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Good books on working-out principles

post #1 of 32
Thread Starter 
In the past few years I have tried to take my body more seriously. That included a diet to depart from my skinny self (went from 151 lbs to 200 in a few years, for 6"4) and, in the last 2-3 years, a semi-regular work-out at the gym.

I have picked up quite a lot from trainers and various friends, but I still would like a couple good books that explain the basic principles of proper working-out. Any suggestions?
post #2 of 32
If you buy only one book the book to buy would be "Starting Strength" by Mark Rippetoe.
post #3 of 32
New Rules of Lifting by Schuler and Crosgrove
post #4 of 32
Arnold's Encyclopedia of Bodybuilding.
post #5 of 32
Thread Starter 
Thank you for the tips so far. I am more interested in understanding the principles behind proper nutrition and proper exercising than in any specific presentation of exercices or program.

Starting Strength seems fine in that respect. Arnold's encyclopedia might a little too focused on the history of bodybuilding, i don't know.
post #6 of 32
Quote:
Originally Posted by Étienne
Thank you for the tips so far. I am more interested in understanding the principles behind proper nutrition and proper exercising than in any specific presentation of exercices or program.

Starting Strength seems fine in that respect. Arnold's encyclopedia might a little too focused on the history of bodybuilding, i don't know.

The good thing about Starting Strength is that it has detailed descriptions (I'm talking, 20-30 pages each) for the big exercises like squat, deadlift, military press, bench press, etc.
post #7 of 32
I'm still not exactly sure what you're looking for, but I found the book Brawn by Stuart McRobert insightful when I began working out heavily in college. http://www.amazon.com/Brawn-Stuart-M.../dp/9963616089 He initially discusses the 3 main body types and pretty much advocates a 5x5 training program focusing on squats, deadlifts, and bench pressing with the main focus being on the "hardgainer." There are sections of motivational writing and a discussion of nutrition towards the end. I believe the underlying theme is the proper way to train to maximize results. If you are looking more for a scientific based explanation of diet and exercise, you can find excellent articles at bodybuilding forums such as T-nation.com and steroidology.com. I don't have a book recommendation off the top of my head.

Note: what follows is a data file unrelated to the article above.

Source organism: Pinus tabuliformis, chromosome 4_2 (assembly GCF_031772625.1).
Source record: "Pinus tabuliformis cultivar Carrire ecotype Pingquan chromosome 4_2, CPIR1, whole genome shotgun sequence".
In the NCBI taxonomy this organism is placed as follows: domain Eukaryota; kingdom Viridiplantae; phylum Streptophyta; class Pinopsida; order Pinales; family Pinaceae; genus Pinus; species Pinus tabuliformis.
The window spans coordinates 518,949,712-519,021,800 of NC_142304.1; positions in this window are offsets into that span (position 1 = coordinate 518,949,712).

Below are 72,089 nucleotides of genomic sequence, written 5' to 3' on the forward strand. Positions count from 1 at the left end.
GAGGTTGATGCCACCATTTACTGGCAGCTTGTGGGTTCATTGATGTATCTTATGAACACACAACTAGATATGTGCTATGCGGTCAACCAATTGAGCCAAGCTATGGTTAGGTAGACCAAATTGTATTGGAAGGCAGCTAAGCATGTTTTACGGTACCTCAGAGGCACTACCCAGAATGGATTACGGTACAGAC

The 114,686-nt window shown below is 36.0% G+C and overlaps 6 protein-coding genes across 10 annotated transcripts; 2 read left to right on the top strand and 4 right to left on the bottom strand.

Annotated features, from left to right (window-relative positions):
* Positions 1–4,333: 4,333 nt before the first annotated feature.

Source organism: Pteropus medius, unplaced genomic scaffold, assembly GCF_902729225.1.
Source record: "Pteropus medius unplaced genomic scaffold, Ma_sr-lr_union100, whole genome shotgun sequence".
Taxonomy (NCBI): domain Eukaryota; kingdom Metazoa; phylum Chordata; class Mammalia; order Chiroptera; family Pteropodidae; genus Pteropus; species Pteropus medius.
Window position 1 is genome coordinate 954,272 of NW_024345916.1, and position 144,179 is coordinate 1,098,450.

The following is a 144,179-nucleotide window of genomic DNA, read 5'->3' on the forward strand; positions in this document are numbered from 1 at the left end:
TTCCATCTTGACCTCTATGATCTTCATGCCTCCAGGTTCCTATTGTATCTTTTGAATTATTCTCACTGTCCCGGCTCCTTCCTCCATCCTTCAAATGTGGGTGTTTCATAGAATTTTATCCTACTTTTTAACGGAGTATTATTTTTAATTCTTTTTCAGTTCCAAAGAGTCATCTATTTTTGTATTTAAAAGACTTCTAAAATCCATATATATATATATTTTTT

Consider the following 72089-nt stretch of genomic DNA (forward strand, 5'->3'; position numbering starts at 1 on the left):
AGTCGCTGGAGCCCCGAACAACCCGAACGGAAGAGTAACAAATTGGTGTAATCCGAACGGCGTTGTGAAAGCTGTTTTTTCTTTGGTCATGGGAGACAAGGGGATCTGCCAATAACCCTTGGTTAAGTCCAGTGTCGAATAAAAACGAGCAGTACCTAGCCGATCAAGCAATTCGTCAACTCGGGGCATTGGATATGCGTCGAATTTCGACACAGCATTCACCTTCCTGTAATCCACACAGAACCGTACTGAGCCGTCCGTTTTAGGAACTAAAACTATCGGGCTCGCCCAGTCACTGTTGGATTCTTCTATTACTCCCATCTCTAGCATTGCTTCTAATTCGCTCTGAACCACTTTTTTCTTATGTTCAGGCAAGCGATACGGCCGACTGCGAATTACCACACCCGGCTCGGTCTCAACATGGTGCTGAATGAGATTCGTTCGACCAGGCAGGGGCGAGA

post #8 of 32
Quote:
Originally Posted by teddieriley

If you are looking more for a scientific based explanation of diet and exercise, you can find excellent articles at bodybuilding forums such as T-nation.com and steroidology.com. I don't have a book recommendation off the top of my head.

I have to second t-nation.com. While some people bash it, there are a variety of top-notch articles on bodybuilding and nutrition.
post #9 of 32
Again, I'll say "the book of muscle" by Ian King and Lou Schuler. It describes the body, how it works, all of the lifts and most variations, touches on nutrition, and 1.5 years of workout programs. It's also written in very readable language. So far I've added about 20 LBS. this summer doing the advanced program, and all of my lifts are the most they've been ever (and I've been working out for about 6 years). I'm not sure if it's exactly what you are looking for, but it's worth checking out.
post #10 of 32
Do you really need a book? Just look stuff up on google. Or better yet, there are tons of weighlifting forums online.
post #11 of 32
Quote:
Originally Posted by javyn
Do you really need a book? Just look stuff up on google. Or better yet, there are tons of weighlifting forums online.

The problem with internet forums and the internet in general is that any jackass with a computer can put something on the internet and it's very difficult to seperate the good information from the bullshit.
post #12 of 32
Coming on Strong by Franco Columbo (Schwarzenegger's lifting partner)
Arnold: the Education of a Bodybuilder by Arnold himself
post #13 of 32
Quote:
Originally Posted by odoreater
The good thing about Starting Strength is that it has detailed descriptions (I'm talking, 20-30 pages each) for the big exercises like squat, deadlift, military press, bench press, etc.

sounds like exactly what i'm looking for, odoreater. definitely gonna get that book.

i would also suggest "power to the people!" by pavel tsatsouline. concise, very entertaining to read, and no BS. it mostly details russian, eastern european and old-school american strength-building methods--and the scientific basis behind them.

for bodyweight exercises for max strength (not muscle endurance), he has a book called "the naked warrior." it's very different from any bodyweight exercise book i've read (i.e. matt furey, scrapper, etc.). it focuses on how you can increase max strength through bodyweight exercises, so you're only doing about 5 reps of each exercise--but with no weights. great for when you don't have access to an olympic barbell and freeweights.

he also has books on russian kettlebells and flexibility.


one of my favorite all-around books is "getting stronger" by bill pearl. before there was arnold, there was bill pearl. he really knows his stuff. his book has A LOT of info on nutrition and has very detailed descriptions and illustrations. in fact, i like this book a little more than arnold's encyclopedia. btw, he is a VEGETARIAN, and has won a mr. universe on a completely ovo-lacto vegetarian diet--and this was back in the day. a real pioneer.
post #14 of 32
pavel is somewhat of a folk hero on internet message boards dedicated to bodybuilding and exercising.
post #15 of 32
Quote:
very difficult to seperate the good information from the bullshit.

good point.
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